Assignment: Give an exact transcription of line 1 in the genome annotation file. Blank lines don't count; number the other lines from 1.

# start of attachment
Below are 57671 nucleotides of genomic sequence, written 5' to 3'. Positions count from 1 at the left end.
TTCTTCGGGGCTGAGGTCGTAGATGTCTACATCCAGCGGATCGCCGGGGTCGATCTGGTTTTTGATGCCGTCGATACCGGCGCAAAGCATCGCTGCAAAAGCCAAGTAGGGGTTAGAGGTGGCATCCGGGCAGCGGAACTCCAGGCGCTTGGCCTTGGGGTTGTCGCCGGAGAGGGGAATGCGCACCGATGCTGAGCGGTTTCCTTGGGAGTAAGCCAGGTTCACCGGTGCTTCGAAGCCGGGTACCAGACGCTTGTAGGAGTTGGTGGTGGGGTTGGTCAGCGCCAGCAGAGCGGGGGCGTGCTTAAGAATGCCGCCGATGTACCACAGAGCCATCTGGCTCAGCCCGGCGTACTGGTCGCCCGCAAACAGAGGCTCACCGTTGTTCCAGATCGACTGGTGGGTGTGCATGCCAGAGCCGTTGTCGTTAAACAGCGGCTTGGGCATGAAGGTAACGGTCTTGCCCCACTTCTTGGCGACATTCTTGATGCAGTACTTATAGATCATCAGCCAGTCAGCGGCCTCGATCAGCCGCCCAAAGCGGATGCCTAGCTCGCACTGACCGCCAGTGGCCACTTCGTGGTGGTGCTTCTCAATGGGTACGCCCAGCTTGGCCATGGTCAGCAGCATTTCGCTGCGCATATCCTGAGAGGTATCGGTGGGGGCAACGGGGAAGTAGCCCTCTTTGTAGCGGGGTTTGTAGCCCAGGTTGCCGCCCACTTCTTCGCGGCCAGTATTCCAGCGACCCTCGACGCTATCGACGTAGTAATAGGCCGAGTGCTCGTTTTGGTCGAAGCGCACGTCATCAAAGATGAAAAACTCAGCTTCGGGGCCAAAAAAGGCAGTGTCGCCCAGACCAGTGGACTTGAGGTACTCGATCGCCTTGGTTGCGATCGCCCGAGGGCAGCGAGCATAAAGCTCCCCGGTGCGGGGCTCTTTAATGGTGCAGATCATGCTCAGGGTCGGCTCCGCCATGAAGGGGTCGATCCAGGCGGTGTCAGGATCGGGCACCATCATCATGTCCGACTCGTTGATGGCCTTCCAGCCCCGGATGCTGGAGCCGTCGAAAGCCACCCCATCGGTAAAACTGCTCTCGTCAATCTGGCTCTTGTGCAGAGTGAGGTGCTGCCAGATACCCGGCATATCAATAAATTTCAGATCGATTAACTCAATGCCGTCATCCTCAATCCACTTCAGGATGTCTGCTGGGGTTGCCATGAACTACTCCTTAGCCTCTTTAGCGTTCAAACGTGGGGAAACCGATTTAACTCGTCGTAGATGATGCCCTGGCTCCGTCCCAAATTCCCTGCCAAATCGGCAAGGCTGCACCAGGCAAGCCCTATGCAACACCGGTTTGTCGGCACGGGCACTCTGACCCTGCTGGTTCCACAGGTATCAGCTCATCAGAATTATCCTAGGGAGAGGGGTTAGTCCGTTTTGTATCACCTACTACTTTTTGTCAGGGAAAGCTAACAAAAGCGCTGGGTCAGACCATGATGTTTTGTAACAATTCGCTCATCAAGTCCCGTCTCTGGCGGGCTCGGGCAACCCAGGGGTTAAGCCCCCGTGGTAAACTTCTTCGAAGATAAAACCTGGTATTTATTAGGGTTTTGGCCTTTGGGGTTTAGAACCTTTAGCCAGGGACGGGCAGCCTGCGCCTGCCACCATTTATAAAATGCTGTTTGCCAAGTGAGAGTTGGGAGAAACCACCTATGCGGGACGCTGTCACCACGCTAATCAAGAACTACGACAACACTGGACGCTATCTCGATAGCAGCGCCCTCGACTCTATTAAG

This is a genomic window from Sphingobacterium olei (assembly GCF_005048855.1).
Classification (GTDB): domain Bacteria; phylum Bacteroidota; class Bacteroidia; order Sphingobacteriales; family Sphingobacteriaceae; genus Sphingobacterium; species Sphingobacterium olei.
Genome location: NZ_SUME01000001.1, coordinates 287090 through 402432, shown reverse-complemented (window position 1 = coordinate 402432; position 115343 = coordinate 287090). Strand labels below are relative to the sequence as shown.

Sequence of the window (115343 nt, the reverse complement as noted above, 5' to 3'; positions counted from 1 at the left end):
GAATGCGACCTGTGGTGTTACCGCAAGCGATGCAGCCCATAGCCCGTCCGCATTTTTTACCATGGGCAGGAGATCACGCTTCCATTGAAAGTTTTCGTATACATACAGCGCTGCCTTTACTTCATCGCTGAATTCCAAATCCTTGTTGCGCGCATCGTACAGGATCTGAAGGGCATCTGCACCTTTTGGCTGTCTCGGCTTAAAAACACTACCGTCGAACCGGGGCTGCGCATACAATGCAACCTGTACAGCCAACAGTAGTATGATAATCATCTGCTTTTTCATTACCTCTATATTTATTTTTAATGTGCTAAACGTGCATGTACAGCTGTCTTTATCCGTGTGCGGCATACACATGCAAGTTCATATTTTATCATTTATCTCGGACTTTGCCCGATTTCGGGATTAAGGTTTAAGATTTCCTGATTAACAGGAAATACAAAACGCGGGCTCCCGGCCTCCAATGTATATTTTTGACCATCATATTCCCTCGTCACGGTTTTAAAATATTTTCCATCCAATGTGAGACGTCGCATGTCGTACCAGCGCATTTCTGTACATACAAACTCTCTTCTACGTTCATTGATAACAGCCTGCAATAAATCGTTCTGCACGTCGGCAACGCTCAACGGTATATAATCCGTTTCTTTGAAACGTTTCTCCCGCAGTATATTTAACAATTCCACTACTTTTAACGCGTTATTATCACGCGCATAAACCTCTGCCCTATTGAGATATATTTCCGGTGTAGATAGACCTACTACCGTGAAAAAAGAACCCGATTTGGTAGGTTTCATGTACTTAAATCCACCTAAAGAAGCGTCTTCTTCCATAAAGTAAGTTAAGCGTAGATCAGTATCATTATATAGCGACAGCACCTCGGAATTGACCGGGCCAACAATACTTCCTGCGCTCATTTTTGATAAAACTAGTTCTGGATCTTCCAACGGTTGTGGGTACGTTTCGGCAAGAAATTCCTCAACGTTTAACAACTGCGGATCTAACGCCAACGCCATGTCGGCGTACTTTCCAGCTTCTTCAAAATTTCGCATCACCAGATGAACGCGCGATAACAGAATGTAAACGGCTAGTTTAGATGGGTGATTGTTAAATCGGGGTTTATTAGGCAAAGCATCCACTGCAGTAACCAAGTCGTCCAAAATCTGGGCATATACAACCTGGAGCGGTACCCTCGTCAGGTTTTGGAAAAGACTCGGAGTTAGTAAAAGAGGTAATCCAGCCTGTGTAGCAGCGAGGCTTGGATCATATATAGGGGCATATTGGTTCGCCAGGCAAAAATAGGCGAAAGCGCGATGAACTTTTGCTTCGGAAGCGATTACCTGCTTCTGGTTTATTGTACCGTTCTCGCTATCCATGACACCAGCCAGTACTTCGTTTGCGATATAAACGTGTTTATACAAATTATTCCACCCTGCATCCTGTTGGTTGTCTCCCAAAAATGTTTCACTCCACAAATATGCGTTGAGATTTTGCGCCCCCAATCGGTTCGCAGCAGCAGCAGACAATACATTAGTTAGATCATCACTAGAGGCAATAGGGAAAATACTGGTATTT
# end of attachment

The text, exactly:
Below are 57671 nucleotides of genomic sequence, written 5' to 3'. Positions count from 1 at the left end.